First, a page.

|WikiProject Christianity||(Rated Start-class, Low-importance)|
|WikiProject Religion||(Rated Start-class)|
- 1 Theological harmony?
- 2 "Forged" Letters?
- 3 Infallibility of the Epistles
- 4 Academic classification of the Epistles
- 5 More information
- 6 Prison epistles
- 7 Inconsistency in dating of epistles
- 8 "Pauline Epistles" is a proper noun, both words should be capitalized
- 9 Neutrality issue?
- 10 No Presentation of the Original Manuscripts Transmitting the Text of the Epistles
- 11 Authorship of Hebrews
- 12 possibly editorial, otherwise incomplete:
- 13 External links modified
Any basic study of supposedly parallel texts from disputed and undisputed letters yield theological differences - hence why the authorship is disputed. I think the article is innaccurate in that respect. Can we have some discussion on this? --Shanneranner 04:50, 18 Mar 2005 (UTC)
I am concerned about the use of the word "forgery" in this article. I think it is an inaccurate word to use. The letters whose authorship is unclear are referred to in scholarly circles as the disputed letters. In the ancient world it was common practice to write under another name in order to have credibility for the writing. Calling them "forgeries" is projecting back our current cultural values and understandings onto a time when the same values weren't held. Discussion? --Shanneranner 04:50, 18 Mar 2005 (UTC)
Infallibility of the Epistles
I am not a Christian, but I am attempting to approach a better understanding of the beliefs of my Christian family and friends and Christianity in general. Please take this comment in that context. It's not meant as an attack, merely a request for clarification.
Should the Pauline Epistles be considered Biblically infallible? If they are--why? They were written by an apostle of Jesus, and the apostles were neither divine nor infallible. As far as I understand, they are not considered to be "revealed" writings in any way, merely Paul's own interpretation of early Christianity. If this perception is incorrect, can anyone correct it?
If they are not considered Biblically infallible--why are they so often cited in Biblically-based arguments, against such things as homosexuality and premarital sex? --22.214.171.124 16:45, 20 April 2006 (UTC)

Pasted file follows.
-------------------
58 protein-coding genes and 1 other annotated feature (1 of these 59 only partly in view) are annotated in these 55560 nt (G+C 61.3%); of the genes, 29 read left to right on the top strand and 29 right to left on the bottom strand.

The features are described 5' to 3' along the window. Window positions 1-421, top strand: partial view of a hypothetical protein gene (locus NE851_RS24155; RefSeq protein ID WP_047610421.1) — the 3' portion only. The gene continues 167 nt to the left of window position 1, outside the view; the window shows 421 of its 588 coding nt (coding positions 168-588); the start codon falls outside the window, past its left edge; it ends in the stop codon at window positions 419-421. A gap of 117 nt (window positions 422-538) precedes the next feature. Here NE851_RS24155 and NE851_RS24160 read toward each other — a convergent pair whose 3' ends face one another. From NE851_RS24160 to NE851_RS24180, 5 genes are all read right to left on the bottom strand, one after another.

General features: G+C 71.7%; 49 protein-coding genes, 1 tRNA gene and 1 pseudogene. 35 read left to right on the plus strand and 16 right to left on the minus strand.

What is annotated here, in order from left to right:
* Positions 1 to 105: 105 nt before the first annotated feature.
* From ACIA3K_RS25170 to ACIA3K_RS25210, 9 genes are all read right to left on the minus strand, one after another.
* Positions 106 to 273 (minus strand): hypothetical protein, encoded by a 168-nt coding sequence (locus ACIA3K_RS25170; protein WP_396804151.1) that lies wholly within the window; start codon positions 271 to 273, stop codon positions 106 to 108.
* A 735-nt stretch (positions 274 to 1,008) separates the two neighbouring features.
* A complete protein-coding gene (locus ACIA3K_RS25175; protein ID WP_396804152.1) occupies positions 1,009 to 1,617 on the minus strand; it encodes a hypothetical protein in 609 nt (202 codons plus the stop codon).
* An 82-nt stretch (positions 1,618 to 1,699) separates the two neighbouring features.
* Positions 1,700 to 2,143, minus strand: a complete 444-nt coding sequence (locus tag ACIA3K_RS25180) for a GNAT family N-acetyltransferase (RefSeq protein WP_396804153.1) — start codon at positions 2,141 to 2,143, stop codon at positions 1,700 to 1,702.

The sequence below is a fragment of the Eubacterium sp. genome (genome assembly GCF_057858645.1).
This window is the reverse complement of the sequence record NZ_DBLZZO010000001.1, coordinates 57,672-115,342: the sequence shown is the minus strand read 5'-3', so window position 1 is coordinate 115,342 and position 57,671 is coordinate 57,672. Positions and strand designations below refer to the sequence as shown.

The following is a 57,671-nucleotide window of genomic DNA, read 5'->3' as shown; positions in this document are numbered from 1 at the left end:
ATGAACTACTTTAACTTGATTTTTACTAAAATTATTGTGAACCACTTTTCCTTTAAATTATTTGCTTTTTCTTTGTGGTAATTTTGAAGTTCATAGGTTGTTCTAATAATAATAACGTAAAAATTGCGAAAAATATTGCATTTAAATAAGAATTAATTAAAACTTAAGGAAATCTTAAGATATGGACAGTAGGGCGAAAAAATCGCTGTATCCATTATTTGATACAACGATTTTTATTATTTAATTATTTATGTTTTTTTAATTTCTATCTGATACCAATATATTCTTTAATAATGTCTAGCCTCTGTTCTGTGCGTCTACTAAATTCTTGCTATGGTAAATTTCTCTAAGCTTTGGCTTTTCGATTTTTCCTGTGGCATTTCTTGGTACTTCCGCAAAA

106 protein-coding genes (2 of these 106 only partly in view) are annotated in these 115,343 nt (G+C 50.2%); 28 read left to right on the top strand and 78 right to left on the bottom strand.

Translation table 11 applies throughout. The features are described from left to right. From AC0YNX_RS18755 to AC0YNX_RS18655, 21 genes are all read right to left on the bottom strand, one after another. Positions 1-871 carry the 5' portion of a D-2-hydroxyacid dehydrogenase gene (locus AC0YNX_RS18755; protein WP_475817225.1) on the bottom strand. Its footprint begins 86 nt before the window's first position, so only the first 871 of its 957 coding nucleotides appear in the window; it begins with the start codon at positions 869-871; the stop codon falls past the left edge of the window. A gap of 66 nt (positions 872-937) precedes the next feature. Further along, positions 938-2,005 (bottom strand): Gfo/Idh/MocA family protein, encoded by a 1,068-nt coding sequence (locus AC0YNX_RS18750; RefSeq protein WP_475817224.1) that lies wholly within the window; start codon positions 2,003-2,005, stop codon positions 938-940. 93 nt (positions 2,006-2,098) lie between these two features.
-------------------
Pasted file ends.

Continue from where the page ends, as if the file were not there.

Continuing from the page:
I'm not sure "infallible" is the right word here. Some Christian groups (Fundamentalists and Evangelicals, particularly) hold that the Bible is "inerrant" and that every word of it is literally true. I would say, though, that this is a majority. Many groups hold that the Bible is infallible only on matters of faith. In terms, of for instance, matters of science or history, the Bible can fall into error, but in terms of how Christianity works, it is infallible. With either of these beliefs, though, the letters of Paul are considered to be authoritative on matters of faith. I do think there are some groups who treat the words of Jesus as primary, and all other Biblical text as secondary (this used to be, at least, the Southern Baptist tradition, iirc). Paul very clearly lays out his position that his writings are based on revelation - his revelation of Jesus Christ on the road to Damascus, specifically. In any event, I don't think there's any reason to treat the Epistles as any less authoritative than any other part of the Bible, unless you take that "Jesus first/rest of Bible second" position. john k 16:58, 20 April 2006 (UTC)
- The immediately preceding commentator speculates that claiming every word of the Bible to be "inerrant" is a majority position among Christians. However, I think it is clear that he meant "minority position." Christianity encompasses a huge and diverse universe of different sects and doctrines. Word-for-word inerrancy is an extreme view, held by relatively few. "Infallible only on matters of faith" is much more popular. Among academic Biblical scholars, however, both types of infallibility/inerrancy are fairly unpopular. Most scholars will reject some passages entirely, for a variety of reasons. And even those in the "inerrant" camp will disagree with each other on interpretations.
- Of course, many Christians say that those who disagree with them are not "really" Christian. Those who maintain this position can claim unanimity, among Christians, for their own views, even though this claim is silly.